“It’s important to start looking at risk very differently,” says Mayika, “not just looking at privacy and security but also strategic risk, financial and operational, and regulatory and compliance.”

Mayika emphasized the need for flexible tools that allow an organization to assess their own risks, write questionnaires to establish the vendor’s approach to these risks and then share this information internally and externally with a consistent scoring methodology. “Have a range of different ways that you define and address specific risks,” Mayika advises. “What methodology are you using? What’s the probability and impact for your organization? Do certain risks need to be weighted differently based on the answers that you receive back from the vendor?”

Are You Aware of all Third Parties Linked to the Vendor?

Due diligence when assessing a vendor does not just apply to that vendor, it also applies to the vendors that they use and so on, throughout the entire chain that an organization relies upon for their services.

Third parties (or fourth, or fifth) are a common blind spot when assessing the risk of a vendor supply chain. Organizations must seek full visibility of a vendor’s network so that they are aware of who has their data, why they have it and what risks are potentially elevated. All of this must be fastened in a contract.

Within this network, there should be reporting and notification procedures so that all linked parties are aware of any incidents that take place or risks that might affect them. Should any new parties be added to the network, all existing parties must be informed.

Are the Vendors Responsive (and Have You Made it Easy for Them)?

While organizations have a responsibility to request large volumes of information from their vendors, they should also bear in mind that such information gathering and reporting is time and resource-intensive.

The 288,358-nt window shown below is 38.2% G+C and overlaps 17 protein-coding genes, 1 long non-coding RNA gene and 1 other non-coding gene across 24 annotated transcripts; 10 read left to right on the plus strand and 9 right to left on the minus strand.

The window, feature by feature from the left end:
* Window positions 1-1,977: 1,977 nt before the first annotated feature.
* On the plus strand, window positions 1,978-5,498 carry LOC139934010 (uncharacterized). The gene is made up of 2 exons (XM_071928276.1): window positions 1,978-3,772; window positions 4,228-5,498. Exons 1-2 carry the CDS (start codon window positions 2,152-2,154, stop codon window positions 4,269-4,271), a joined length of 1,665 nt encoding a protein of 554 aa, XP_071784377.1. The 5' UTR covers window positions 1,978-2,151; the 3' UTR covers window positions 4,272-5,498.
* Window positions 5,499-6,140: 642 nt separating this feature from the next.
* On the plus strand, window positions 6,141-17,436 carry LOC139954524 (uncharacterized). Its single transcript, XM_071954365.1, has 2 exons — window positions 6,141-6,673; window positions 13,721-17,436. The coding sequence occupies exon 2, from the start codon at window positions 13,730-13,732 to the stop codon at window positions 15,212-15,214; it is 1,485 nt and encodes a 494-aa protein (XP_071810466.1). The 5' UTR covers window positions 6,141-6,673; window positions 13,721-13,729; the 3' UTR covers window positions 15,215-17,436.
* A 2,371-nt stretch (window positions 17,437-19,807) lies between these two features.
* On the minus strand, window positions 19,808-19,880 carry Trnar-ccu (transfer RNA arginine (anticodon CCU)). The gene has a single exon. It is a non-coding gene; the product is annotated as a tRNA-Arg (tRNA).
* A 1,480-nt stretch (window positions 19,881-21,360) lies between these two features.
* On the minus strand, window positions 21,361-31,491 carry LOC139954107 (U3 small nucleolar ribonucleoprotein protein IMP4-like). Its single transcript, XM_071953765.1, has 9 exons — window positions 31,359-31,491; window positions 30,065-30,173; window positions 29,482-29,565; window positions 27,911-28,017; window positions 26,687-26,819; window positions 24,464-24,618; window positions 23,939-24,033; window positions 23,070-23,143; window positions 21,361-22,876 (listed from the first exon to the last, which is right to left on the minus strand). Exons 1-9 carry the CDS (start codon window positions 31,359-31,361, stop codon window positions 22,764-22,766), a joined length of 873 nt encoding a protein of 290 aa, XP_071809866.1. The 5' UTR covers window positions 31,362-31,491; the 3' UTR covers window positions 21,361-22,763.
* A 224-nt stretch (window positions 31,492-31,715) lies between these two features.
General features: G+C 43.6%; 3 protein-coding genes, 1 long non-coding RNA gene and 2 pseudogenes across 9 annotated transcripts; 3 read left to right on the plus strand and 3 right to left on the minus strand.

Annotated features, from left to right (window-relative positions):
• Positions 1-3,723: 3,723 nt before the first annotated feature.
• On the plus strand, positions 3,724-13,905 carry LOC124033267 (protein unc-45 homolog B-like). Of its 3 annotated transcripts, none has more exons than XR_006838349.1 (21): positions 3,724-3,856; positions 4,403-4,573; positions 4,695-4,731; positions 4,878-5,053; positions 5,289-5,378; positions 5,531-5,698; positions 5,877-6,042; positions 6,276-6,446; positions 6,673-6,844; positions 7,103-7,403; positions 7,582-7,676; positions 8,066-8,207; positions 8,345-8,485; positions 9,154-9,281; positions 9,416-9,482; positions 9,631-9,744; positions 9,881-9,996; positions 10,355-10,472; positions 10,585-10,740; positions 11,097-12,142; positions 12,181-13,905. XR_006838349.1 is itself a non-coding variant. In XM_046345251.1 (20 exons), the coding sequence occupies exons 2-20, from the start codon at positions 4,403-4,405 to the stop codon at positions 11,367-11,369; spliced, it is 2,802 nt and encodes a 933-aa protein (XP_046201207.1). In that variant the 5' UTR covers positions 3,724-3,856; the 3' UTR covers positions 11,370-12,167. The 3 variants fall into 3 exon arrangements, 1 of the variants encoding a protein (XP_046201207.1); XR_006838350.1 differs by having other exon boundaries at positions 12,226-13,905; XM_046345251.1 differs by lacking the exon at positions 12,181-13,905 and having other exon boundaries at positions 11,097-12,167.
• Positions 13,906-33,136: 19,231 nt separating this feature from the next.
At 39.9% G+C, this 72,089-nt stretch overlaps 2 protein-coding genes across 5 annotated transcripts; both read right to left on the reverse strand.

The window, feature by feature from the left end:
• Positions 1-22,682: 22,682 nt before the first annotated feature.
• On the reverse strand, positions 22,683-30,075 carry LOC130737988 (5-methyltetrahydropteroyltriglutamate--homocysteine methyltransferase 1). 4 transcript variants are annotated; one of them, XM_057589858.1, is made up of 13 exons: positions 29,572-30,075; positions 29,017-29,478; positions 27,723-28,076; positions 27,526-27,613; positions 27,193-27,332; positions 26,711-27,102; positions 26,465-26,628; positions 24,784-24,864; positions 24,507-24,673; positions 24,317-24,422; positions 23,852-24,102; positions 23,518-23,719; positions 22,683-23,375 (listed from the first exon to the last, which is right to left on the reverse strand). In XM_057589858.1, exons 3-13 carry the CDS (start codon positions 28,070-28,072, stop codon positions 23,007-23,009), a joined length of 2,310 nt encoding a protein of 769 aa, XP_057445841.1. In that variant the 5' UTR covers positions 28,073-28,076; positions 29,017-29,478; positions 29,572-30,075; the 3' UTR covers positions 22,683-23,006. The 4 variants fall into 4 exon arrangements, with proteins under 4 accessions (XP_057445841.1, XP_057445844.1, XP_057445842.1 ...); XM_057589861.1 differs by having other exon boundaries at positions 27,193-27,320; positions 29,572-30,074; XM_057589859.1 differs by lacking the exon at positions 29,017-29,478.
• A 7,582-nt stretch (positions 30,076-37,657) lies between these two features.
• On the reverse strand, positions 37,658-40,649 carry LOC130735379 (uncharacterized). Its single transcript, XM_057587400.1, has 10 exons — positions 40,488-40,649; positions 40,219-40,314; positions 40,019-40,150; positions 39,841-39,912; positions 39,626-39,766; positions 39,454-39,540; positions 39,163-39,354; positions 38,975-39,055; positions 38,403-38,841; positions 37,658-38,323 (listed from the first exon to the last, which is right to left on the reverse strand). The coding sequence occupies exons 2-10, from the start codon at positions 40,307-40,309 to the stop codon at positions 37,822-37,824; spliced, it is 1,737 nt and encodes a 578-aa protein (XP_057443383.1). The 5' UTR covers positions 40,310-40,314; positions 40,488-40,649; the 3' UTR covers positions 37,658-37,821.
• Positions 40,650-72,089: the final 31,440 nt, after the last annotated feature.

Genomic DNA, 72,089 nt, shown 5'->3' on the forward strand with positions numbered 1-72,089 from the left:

Organizations can make this process easier for vendors by providing third party tools from recognized sources, utilizing online portals where vendor assessment can be uploaded and shared and by making any questionnaire materials easy to download in the expected formats.

By making assessments, audits and the associated communications as easy as possible for the vendor, any excuse for poor responsiveness is removed. If all tools are provided for the vendor to respond swiftly and they do not, consider it a red flag and look elsewhere.

Can They Agree to a Process for Keeping Assessments and Contracts Up-to-Date?

A reputable vendor will agree to regular and ongoing monitoring of any agreement between them and their clients.

“You want to continually update details,” says Mayika. “Do you still have the same contract? Have the risks changed based on something they haven’t renewed, like certification? Are you starting to process more sensitive data with them? Are you keeping track of the certificates they said they had two years ago? Have those been updated?”

There should be a process in place to ensure such questions are asked and answered via formal assessments and constantly updated records. If the vendor is reliable, this will not be a source of tension, as they should be regularly updating and sharing all relevant information without having to be chased for it.

As a final note, Mayika encourages organizations to have a collaborative, transparent relationship with their vendors and vice versa: “There’s no way to be 100% immune to hacks and breaches. But I think the most important thing is having very clear transparency with the vendors that you use,” says Mayika. “Have a playbook in place that says, if [an incident] happened, these would be the expectations from us as a business and this is what you should expect from us in regard to responding to it.”